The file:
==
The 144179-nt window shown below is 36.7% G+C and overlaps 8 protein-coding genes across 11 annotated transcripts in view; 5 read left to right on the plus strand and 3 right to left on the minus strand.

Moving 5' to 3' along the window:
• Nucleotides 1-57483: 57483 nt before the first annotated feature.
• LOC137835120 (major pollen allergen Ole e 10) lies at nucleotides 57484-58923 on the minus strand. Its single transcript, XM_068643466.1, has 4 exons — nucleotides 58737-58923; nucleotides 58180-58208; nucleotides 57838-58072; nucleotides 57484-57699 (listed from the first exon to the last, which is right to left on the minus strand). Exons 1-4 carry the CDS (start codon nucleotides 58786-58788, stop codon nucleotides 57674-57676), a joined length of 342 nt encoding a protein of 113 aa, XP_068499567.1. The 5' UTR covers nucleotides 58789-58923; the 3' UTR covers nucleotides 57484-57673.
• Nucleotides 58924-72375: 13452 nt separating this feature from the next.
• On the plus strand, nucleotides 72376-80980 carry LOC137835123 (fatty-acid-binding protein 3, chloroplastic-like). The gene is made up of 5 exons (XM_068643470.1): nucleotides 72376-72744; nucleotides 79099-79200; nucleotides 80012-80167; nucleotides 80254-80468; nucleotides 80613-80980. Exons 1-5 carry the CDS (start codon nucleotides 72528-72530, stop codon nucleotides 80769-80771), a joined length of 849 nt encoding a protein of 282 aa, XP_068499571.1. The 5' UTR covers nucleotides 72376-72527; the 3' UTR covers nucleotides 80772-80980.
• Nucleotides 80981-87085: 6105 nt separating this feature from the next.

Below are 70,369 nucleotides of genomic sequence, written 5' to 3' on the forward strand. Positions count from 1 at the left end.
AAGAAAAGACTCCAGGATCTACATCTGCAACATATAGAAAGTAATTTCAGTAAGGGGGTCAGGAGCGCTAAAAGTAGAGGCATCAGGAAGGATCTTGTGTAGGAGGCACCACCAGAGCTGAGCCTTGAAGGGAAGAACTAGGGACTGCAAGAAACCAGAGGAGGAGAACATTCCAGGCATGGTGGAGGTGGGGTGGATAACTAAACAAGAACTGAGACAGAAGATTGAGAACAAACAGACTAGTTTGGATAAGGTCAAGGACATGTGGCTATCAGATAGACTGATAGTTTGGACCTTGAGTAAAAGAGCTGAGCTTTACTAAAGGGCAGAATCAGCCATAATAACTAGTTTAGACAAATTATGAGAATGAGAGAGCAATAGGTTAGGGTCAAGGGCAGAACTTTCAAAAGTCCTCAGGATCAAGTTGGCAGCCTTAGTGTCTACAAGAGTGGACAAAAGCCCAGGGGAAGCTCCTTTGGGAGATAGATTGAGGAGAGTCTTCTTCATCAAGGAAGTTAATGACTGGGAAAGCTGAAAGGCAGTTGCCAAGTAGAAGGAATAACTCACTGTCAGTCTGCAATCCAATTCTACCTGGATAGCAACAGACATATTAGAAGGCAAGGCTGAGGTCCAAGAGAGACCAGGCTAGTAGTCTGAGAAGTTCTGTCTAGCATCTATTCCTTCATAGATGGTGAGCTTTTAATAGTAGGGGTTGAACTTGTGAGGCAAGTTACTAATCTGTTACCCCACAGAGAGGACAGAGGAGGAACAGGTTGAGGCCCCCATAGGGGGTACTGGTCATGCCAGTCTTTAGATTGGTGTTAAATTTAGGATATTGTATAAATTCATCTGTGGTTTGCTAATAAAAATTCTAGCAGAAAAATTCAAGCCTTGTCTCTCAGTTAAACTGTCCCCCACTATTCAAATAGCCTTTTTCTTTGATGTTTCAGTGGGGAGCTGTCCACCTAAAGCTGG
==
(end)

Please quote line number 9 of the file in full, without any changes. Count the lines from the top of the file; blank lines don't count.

AAGAAAAGACTCCAGGATCTACATCTGCAACATATAGAAAGTAATTTCAGTAAGGGGGTCAGGAGCGCTAAAAGTAGAGGCATCAGGAAGGATCTTGTGTAGGAGGCACCACCAGAGCTGAGCCTTGAAGGGAAGAACTAGGGACTGCAAGAAACCAGAGGAGGAGAACATTCCAGGCATGGTGGAGGTGGGGTGGATAACTAAACAAGAACTGAGACAGAAGATTGAGAACAAACAGACTAGTTTGGATAAGGTCAAGGACATGTGGCTATCAGATAGACTGATAGTTTGGACCTTGAGTAAAAGAGCTGAGCTTTACTAAAGGGCAGAATCAGCCATAATAACTAGTTTAGACAAATTATGAGAATGAGAGAGCAATAGGTTAGGGTCAAGGGCAGAACTTTCAAAAGTCCTCAGGATCAAGTTGGCAGCCTTAGTGTCTACAAGAGTGGACAAAAGCCCAGGGGAAGCTCCTTTGGGAGATAGATTGAGGAGAGTCTTCTTCATCAAGGAAGTTAATGACTGGGAAAGCTGAAAGGCAGTTGCCAAGTAGAAGGAATAACTCACTGTCAGTCTGCAATCCAATTCTACCTGGATAGCAACAGACATATTAGAAGGCAAGGCTGAGGTCCAAGAGAGACCAGGCTAGTAGTCTGAGAAGTTCTGTCTAGCATCTATTCCTTCATAGATGGTGAGCTTTTAATAGTAGGGGTTGAACTTGTGAGGCAAGTTACTAATCTGTTACCCCACAGAGAGGACAGAGGAGGAACAGGTTGAGGCCCCCATAGGGGGTACTGGTCATGCCAGTCTTTAGATTGGTGTTAAATTTAGGATATTGTATAAATTCATCTGTGGTTTGCTAATAAAAATTCTAGCAGAAAAATTCAAGCCTTGTCTCTCAGTTAAACTGTCCCCCACTATTCAAATAGCCTTTTTCTTTGATGTTTCAGTGGGGAGCTGTCCACCTAAAGCTGG